The Laramie Project: Ten Years Later
Quince Productions’ month-long gay theater festival, GayFest, continues with a production of Moisés Kaufman’s "The Laramie Project: Ten Years Later."
In 2000 when "The Laramie Project" first debuted, it was a thrilling event. It was a stern and comprehensive review of the horror that took place in Laramie when gay youth Matthew Shepard was brutally murdered by Aaron McKinney and Russell Henderson. Furthermore, it was a fresh and interesting new format for a play. Drawing on hundreds of interviews from town members and those close to the situation, a handful of actors each played about a dozen characters to tell a holistic account of what happened.
Ten years after Shepard was murdered, the company of the play returned to Laramie to see how the tragedy had continued to shape the minds and attitudes of the town’s people. From this second round of interviews, "The Laramie Project: Ten Years Later" was created. It had many of the same elements and techniques as the original play, which seemed purposeful in an attempt at furthering the narrative rather than creating a separate one.
However, it became clear quite quickly that just as Laramie was very much a town changed, so was this particular brand of docutheatre. Unfortunately, much of this change in both cases was for the worse. Where the original play had a sense of urgency and devastation, "Ten Years Later" felt more like an expedition to recreate the success of the first project. There can never be a question of how significant Shepard’s murder was to the town, and to the country for that matter. But too often one had the sense that the production company was playing the part of a troublesome ghost of the event.
Much of the first act was spent talking with either overwrought community members that were involved in Shepard’s life, or uneducated and prejudiced people just trying to move on from this event. It had an overarching feel of pointlessness. It was either a continuation of the same sympathetic people’s stories that can be found in the far superior original play, or a fruitless demonstration of how some people refuse to change. Hope dwindled with every interview, along with my attention span.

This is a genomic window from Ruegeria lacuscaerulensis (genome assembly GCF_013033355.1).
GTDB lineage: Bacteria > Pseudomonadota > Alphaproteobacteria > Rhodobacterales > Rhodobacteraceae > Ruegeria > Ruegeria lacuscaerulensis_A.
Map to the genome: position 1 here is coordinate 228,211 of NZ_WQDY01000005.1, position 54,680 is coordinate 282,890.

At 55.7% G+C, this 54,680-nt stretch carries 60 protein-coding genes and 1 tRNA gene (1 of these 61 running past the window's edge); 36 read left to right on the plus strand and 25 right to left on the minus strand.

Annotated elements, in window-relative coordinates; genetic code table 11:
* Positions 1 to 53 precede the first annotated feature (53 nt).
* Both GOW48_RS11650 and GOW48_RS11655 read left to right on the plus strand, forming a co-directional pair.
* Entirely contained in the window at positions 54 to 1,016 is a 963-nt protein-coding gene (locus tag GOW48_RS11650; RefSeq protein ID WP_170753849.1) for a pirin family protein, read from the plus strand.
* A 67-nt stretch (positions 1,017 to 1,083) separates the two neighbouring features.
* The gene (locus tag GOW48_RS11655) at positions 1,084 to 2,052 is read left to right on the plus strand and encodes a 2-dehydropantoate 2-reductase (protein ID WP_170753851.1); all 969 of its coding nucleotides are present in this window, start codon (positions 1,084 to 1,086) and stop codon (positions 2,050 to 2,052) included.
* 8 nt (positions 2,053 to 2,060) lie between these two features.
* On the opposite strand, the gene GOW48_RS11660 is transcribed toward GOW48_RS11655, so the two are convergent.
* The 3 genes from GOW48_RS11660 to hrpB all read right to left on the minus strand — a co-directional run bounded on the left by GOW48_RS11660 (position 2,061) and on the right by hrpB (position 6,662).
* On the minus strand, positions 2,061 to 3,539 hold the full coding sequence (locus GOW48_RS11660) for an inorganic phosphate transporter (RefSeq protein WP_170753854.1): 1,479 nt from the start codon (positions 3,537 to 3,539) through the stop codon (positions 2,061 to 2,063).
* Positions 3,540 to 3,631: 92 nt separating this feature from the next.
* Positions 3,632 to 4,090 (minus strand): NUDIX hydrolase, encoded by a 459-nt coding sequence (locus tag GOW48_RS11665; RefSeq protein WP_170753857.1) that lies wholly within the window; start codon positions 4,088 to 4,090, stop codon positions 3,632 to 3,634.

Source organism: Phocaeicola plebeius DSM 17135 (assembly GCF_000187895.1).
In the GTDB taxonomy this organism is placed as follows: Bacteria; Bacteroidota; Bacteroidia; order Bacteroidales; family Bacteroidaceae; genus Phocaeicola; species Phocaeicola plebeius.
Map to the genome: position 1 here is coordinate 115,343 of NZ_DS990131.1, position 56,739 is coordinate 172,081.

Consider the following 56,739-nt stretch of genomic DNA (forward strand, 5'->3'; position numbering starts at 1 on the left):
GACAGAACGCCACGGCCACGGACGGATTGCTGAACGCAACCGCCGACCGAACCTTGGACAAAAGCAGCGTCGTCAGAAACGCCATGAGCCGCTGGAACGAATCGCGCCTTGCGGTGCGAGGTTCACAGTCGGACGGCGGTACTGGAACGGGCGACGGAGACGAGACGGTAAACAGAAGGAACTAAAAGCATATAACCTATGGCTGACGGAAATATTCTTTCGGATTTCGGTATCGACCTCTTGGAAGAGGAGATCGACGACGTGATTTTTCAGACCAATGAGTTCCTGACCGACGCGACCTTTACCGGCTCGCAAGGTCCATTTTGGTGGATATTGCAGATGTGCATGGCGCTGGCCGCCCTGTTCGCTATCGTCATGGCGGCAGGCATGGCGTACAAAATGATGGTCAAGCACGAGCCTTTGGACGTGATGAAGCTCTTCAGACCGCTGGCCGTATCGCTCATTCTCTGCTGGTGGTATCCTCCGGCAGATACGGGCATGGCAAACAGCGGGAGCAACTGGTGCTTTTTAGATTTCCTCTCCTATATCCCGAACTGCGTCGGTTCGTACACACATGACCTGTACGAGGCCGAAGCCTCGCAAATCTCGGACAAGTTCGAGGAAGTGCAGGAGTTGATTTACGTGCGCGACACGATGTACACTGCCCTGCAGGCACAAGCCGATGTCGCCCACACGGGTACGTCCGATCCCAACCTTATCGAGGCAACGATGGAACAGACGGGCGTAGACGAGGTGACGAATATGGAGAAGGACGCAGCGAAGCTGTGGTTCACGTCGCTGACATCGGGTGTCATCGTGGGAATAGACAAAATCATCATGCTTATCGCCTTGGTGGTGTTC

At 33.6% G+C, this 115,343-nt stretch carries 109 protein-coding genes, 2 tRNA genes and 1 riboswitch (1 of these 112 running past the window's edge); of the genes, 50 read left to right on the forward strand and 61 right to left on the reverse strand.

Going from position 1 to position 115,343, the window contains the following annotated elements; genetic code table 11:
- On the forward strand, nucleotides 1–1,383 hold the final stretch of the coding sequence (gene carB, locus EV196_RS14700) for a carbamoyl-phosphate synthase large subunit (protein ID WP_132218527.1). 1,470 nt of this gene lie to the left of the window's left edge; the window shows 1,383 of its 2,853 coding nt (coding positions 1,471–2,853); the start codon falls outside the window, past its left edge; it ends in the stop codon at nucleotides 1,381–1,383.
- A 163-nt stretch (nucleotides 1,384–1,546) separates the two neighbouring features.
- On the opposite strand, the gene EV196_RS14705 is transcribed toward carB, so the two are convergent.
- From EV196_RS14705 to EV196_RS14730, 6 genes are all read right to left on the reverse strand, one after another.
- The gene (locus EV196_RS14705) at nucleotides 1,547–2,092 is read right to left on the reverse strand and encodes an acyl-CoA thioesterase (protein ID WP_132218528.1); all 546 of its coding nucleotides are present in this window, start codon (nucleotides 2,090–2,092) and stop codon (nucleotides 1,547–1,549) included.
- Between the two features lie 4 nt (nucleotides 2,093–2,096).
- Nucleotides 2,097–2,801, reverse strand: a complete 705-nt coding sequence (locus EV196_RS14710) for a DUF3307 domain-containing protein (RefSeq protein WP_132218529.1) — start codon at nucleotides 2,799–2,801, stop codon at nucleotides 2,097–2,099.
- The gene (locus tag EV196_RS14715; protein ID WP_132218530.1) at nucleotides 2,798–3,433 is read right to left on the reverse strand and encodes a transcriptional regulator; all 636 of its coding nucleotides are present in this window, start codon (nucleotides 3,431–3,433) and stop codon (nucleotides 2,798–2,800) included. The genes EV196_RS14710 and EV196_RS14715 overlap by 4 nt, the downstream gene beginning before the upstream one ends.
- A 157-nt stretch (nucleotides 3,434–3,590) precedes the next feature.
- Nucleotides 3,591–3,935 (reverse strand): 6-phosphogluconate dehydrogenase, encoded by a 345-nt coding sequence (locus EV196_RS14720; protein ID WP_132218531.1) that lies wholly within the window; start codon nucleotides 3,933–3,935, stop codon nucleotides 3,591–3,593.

Furthermore, the wide-eyed belief that because a famous hate crime had occurred in their town that all of the citizens would suddenly become lifetime HRC members of some sort felt sheltered and idealistic. All of this presented to the audience with something of a "Can you believe this, you guys?," to which I found myself awkwardly looking to the side, as if afraid to disagree with an old friend of mine.
The second act was slightly more interesting in that it focused on the bigger players surrounding the event, including the two killers, Shepard’s parents, and government figures. The larger effects of Shepard’s death were much better illustrated here and made for a more compelling statement. Still, there didn’t seem to be many new things to say.
Even in the show’s big interview with Aaron McKinney, the chief perpetrator in the murder, the company member hammered McKinney in various directions with leading questions to ensure that the narrative remained the same, with no revelations or growth to speak of. "The Laramie Project: Ten Years Later" felt like an exercise in finding answers and significance where there was none. Life goes on and some things change and others never will, even in light of a country-shaking tragedy.
On the production side, the cast itself was able enough. Despite a few having severe problems with hard-to-watch overacting, the flow of this challenging show was smooth. Both the original "Laramie Project" and the sequel are difficult plays to stage as it takes much coming and going from the stage and a constant revolution of characters for the actors to portray.
Quince Productions delivered a stellar presentation of what I felt to be an inevitably flawed show. For those who are interested in how a town progresses from a tragedy such as the murder of Matthew Shepard, this show could prove enlightening for you. If you are expecting the revelatory brilliance of the original show, this might be one to skip.
"The Laramie Project: Ten Years Later" plays through September 1 as part of GayFest at Plays and Players Theatre, 1714 Delancey St. in Philadelphia. For info and tickets, call 215-627-1088 or visit www.quinceproductions.com